Global streaming giant Netflix is seeking to offer cheaper and wider price packages on top of unmatched content titles to reach out to more viewers, delivering another upset to the over-the-top (OTT) service market in Korea where local telecommunications players and content providers have already become intimidated by its fast encroachment.
Netflix is currently testing a mobile-only subscription plan in select countries, including South Korea, Malaysia and India, which lets viewers watch only on their smartphones or tablets at a considerably lower cost.
The new offering is available only to a limited number of Korean users as it’s still in the trial stage. It’s priced at 6,500 won ($5.72) per month, 30 percent off Netflix’s current cheapest plan in the country and less than half its premium plan.
Since entering Korea in 2016, Netflix has been expanding its user base at a rapid clip, with subscribers jumping from 300,000 in late 2017 to 2.4 million as of February 2019.
Netflix’s lower-priced tier would make it more price-competitive against local pay-TV services, which have so far commanded the dominant market share in Korea with their affordable monthly subscriptions of around 10,000 won.
Its aggressive new subscription plans are also expected to appeal greatly to Korean consumers at a time of fast-changing media consumption habits.
The convergence of devices and platforms has sparked a rapid transition from TV to mobile, with smartphones now the primary screen for most viewers, especially in Asian countries. This largely explains why Netflix has tapped Asia’s emerging markets as the target for its new pricing model experiment, reducing prices in certain markets to broaden access and accelerate growth. At home, the company has flexed its pricing power by hiking fees for American users by 13 to 18 percent this year.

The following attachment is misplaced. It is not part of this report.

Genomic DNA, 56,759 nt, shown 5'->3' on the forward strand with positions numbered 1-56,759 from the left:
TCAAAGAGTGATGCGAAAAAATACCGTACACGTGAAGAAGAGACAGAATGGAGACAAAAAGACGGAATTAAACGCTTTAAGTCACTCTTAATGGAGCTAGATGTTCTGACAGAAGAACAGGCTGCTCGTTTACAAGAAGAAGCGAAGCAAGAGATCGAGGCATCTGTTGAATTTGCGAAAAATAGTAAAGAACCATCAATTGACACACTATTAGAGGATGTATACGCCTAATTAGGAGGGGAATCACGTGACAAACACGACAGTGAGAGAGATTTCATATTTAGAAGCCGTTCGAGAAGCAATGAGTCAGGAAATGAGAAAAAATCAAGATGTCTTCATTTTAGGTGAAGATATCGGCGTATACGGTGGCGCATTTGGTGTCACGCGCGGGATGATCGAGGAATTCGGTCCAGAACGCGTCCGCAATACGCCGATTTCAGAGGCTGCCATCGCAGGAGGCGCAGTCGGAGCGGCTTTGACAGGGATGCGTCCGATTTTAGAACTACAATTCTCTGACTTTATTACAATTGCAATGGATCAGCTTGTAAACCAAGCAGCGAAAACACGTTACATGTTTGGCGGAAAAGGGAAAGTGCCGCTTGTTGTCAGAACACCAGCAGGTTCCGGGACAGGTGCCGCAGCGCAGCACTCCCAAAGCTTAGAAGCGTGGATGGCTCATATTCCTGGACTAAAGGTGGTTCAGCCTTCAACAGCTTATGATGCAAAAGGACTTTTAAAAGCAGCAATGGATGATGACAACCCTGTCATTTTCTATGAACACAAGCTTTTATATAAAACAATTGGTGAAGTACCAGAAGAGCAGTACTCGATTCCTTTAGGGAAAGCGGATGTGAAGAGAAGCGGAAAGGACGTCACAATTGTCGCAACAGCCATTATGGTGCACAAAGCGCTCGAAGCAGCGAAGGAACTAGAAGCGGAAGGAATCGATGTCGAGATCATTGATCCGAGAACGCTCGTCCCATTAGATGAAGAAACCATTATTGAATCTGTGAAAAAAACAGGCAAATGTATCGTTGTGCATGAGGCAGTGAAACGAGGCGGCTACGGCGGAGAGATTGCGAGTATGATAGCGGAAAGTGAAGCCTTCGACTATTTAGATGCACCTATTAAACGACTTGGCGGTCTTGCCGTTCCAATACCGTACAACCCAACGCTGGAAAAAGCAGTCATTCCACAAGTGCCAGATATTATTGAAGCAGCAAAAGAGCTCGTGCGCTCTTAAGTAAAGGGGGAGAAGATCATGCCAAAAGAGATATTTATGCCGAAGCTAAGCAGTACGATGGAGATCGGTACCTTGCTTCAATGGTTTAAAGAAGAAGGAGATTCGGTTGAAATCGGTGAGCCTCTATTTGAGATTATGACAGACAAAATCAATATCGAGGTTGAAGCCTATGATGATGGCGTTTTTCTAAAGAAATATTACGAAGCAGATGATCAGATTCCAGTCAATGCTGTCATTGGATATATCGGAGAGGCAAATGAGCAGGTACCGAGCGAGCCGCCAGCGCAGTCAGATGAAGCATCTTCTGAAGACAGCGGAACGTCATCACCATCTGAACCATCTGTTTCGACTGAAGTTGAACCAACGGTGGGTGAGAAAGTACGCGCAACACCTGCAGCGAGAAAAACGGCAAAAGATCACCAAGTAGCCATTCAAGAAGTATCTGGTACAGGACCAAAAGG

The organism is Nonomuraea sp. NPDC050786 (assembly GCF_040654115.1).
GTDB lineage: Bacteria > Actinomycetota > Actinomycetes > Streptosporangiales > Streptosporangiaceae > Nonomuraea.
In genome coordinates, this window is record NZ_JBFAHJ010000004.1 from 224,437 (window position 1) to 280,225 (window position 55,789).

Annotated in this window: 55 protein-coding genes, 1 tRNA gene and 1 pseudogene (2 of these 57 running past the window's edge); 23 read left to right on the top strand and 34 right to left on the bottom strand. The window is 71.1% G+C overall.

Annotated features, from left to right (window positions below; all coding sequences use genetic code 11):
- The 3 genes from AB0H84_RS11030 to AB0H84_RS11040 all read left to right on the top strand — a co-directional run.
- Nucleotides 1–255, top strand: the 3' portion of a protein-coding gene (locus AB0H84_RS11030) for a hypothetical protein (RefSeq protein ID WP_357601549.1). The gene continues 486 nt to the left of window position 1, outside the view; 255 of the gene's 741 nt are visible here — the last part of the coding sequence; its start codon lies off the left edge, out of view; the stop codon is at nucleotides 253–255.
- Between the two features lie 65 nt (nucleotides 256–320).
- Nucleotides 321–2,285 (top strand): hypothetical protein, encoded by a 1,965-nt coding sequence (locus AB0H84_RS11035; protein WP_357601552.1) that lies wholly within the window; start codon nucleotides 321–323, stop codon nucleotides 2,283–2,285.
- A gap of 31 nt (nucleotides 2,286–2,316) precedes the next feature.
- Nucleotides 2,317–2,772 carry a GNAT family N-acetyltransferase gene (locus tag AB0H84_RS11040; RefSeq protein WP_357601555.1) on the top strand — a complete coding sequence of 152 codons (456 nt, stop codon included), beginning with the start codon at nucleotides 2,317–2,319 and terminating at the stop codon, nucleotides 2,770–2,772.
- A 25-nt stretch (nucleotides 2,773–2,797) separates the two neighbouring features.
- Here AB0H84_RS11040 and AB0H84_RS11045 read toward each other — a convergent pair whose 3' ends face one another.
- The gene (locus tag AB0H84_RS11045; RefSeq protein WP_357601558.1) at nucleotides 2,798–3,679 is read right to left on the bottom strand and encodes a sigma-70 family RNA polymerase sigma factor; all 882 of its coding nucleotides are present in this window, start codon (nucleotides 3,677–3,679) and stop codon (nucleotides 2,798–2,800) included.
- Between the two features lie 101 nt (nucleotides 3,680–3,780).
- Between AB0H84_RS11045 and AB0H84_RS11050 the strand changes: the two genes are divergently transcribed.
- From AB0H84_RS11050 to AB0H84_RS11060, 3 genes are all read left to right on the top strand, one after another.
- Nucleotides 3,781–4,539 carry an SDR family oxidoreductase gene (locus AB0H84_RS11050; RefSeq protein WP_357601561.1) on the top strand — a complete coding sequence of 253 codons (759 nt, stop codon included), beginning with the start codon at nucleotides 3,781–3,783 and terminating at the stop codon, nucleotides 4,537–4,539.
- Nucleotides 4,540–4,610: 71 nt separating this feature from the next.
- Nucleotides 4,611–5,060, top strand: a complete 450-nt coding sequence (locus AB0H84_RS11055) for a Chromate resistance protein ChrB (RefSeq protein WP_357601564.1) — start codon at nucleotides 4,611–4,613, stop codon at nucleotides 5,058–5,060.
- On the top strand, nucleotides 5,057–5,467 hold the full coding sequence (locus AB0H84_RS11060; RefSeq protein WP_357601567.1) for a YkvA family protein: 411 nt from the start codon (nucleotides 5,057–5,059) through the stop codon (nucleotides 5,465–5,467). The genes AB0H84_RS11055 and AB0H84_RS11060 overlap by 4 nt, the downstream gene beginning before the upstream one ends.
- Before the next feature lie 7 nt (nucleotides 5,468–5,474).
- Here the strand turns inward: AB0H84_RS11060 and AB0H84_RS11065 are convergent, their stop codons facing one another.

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South Korea is the world’s most wired society, with people spending a record amount of time on handheld devices. This has made the country a prime testbed for all types of video platforms for both local and multinational players.
Korean platform companies and mobile carriers have been making swift moves to fend off threats from Netflix and other streaming services.
SK Broadband, a subsidiary of the country’s top mobile operator SK Telecom, is in the final stages of combining its mobile video streaming app Oksusu with Pooq, a streaming service under Korea’s three major broadcasting stations. Together, they are expected to become the largest homegrown video streaming service in Korea, with a combined 13 million subscribers. Armed with the resources to create their own original contents, they are expected to defend the home market against the flood of new offerings from Netflix and other streaming giants.
Some companies have joined hands with Netflix to enjoy a boost in their own subscriptions. LG Uplus became the first local mobile carrier to team up with the American tech titan, allowing subscribers to watch Netflix on its IPTV platform.
KT is considering partnering with the Japanese carrier NTT Docomo to leverage its business ties with Disney and other services. The Korean operator has recently worked with Disney Korea when releasing a special augmented-reality app Catch Heroes using the characters from the movie Avengers: End Game.
Competition in the already crowded streaming market is expected to become even fiercer as more big names are readying to join the fray.
The world’s largest online retailer Amazon is churning out more original contents on its Amazon Prime Video service. Google-owned YouTube is also pushing its live TV streaming service to replace the traditional cable. Disney recently announced it would launch its own streaming service called Disney Plus in the U.S. in November. The entertainment giant, which owns Marvel, Pixar and the Star Wars franchise, closed its $71.3 billion deal for 21st Century Fox last month and holds the largest share in Hulu, the third largest streaming service in the U.S.
Apple’s planned entry into the streaming landscape is also a game changer. The maker of the iPhone, with its 1.4 billion loyal user base around the globe, has become increasingly more reliant on its service business, which includes iTunes, Apple Music and App Store. Its combined services revenue soared 19 percent last year, offsetting its slowing handset sales. Last month, the company finally unveiled its streaming ambitions when its chief executive, Tim Cook, announced the launch of a new video subscription service called Apple TV Plus this fall in over 100 countries.
By Lee Yong-ik and Kim Hyo-jin
[ⓒ Pulse by Maeil Business Newspaper & mk.co.kr, All rights reserved]